Officers Kim Halpain and Dave Lira

(from left to right) Officer Kim Halpain, Nicholas Claus and Officer Dave Lira. 

WEST LIBERTY — Ten children ages 8-14 will walk into the Muscatine Walmart on Wednesday morning with a police escort.

Each child will have $250 in hand to spend on gifts for themselves and their families. The West Liberty Police Department is taking part in Shop with a Cop.

As the holiday season approaches, many families will struggle to pay monthly bills like car notes and rent. Shop with a Cop is aimed at helping those in need make the holidays a little brighter.

Even though this is West Liberty PD’s first year putting together a Shop with a Cop, Police Chief Kary Kinmonth has been doing this since 2004 in communities such as Mitchellville and Grinnell, Iowa.

“This is the first year West Liberty has done it so we’ve had to kind of get it off the ground a little bit,” Kinmonth said. “For the last 12 years I’ve been involved with the program to some degree and so this was one of my goals to get a program like this going.”

Kinmonth explained that every department does it differently. West Liberty is choosing a smaller group of kids in hopes of dramatically impacting their holidays.

“We’re a little bit unique. We try to make a pretty significant impact,” Kinmonth said. “I know some places will take 100 kids and give them 50 bucks. And that’s fantastic. I’m not saying anything against that. But we like to really make it a big day of it and big impact.”

He said that other than a call to Muscatine Walmart, the biggest donor, Kinmonth said that the department did not do any soliciting for donations for the event. With that in mind, he said that West Liberty’s Shop with a Cop has plenty of room to grow.

“And we want to do more each year,” Kinmonth said. “I want to see this program grow. And it has done so in every community I’ve been in. When people see the good in what we are doing here, I expect to have more people seek me out to try and be a part of it.”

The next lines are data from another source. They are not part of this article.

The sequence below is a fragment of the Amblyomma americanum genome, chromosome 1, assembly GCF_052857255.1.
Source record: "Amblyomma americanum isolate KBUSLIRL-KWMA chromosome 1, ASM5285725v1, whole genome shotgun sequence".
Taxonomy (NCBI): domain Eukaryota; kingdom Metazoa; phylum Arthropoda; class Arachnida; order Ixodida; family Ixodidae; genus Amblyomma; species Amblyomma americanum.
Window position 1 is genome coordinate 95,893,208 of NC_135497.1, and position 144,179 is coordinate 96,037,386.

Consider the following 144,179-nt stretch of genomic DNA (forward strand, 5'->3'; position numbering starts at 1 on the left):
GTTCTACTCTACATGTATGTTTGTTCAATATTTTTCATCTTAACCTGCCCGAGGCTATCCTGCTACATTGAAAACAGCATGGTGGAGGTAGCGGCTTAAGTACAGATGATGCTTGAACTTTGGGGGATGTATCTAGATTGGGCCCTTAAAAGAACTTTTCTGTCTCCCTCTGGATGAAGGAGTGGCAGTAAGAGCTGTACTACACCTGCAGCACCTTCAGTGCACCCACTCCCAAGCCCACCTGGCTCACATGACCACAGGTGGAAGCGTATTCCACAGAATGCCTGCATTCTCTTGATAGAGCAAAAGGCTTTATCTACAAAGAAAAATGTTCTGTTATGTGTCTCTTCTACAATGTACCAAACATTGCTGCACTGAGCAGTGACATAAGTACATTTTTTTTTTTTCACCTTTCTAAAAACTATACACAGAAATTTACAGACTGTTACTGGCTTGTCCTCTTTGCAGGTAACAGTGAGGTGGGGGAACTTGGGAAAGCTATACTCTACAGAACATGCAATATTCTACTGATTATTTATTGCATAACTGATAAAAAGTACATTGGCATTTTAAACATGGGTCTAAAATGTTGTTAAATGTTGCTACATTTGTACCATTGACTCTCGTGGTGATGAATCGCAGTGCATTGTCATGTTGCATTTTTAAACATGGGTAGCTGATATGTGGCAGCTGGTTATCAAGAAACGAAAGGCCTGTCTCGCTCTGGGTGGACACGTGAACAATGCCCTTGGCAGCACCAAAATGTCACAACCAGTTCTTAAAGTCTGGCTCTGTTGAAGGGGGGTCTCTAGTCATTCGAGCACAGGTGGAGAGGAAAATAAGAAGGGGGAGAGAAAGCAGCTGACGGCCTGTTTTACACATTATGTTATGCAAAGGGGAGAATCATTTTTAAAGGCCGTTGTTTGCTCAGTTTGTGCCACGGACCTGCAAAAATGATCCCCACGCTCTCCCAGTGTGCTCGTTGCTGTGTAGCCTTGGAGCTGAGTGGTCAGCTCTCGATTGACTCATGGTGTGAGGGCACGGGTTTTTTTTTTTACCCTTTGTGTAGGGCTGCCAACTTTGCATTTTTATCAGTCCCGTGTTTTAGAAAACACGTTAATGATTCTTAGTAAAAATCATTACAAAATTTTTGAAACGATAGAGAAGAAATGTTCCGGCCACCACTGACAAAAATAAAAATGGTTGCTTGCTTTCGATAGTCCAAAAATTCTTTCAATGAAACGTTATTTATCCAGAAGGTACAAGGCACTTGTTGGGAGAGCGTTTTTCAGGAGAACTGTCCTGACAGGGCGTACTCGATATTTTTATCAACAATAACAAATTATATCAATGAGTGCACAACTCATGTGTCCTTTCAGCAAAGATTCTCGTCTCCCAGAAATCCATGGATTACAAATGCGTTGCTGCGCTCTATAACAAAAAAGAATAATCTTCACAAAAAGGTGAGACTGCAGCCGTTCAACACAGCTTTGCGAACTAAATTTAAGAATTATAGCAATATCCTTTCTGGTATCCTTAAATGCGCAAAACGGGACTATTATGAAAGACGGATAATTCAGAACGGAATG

In the past, he has seen kids buy everyday items with the money such as hats, coats and gloves. One time, Kinmonth was surprised when a kid pushed a kart forward that was piled high with $60 worth of steaks.

“He and his family hadn’t had steaks before,” Kinmonth said. “I thought that was so cool.”

WLPD worked with the school district to find students and families that they determine to need the most help. He said he has learned a lot about the work the department is involved in through his participation in the event and events like it.

“Some of the things that we take for granted are really day-to-day struggles, you know,” Kinmonth said. “It’s difficult for people to come up with a few bucks for gas money sometimes. Let alone feeding their family and taking care of everything.”

In the end, Shop with the Cop does not just benefit the children. Kinmonth said it impacts officers too.

“It’s really an impactful day for all my officers and everyone involved,” Kinmonth said. “Sometimes you lose sight of the struggles that people have. This is my favorite day of the year as a law enforcement officer in terms of the work we do for community outreach. We do a lot of cool stuff, but for me, this is the number one thing we do. This is my favorite project all year.